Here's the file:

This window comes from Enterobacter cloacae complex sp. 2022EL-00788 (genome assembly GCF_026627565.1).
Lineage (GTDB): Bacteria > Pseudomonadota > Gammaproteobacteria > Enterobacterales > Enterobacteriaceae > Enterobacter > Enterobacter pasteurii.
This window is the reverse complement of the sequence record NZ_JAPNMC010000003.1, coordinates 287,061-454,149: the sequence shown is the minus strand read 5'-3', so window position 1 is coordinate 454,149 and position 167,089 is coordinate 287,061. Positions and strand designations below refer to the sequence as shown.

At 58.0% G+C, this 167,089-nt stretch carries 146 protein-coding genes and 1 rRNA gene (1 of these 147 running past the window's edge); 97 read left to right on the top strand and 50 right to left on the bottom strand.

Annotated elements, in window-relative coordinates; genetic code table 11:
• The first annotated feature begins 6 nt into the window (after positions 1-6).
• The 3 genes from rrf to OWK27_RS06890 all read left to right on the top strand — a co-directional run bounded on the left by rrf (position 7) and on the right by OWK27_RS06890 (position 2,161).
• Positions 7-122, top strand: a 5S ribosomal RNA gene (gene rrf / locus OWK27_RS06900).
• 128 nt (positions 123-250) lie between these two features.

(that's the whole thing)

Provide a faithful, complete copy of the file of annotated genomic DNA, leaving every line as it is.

This window comes from Enterobacter cloacae complex sp. 2022EL-00788 (genome assembly GCF_026627565.1).
Lineage (GTDB): Bacteria > Pseudomonadota > Gammaproteobacteria > Enterobacterales > Enterobacteriaceae > Enterobacter > Enterobacter pasteurii.
This window is the reverse complement of the sequence record NZ_JAPNMC010000003.1, coordinates 287,061-454,149: the sequence shown is the minus strand read 5'-3', so window position 1 is coordinate 454,149 and position 167,089 is coordinate 287,061. Positions and strand designations below refer to the sequence as shown.

At 58.0% G+C, this 167,089-nt stretch carries 146 protein-coding genes and 1 rRNA gene (1 of these 147 running past the window's edge); 97 read left to right on the top strand and 50 right to left on the bottom strand.

Annotated elements, in window-relative coordinates; genetic code table 11:
• The first annotated feature begins 6 nt into the window (after positions 1-6).
• The 3 genes from rrf to OWK27_RS06890 all read left to right on the top strand — a co-directional run bounded on the left by rrf (position 7) and on the right by OWK27_RS06890 (position 2,161).
• Positions 7-122, top strand: a 5S ribosomal RNA gene (gene rrf / locus OWK27_RS06900).
• 128 nt (positions 123-250) lie between these two features.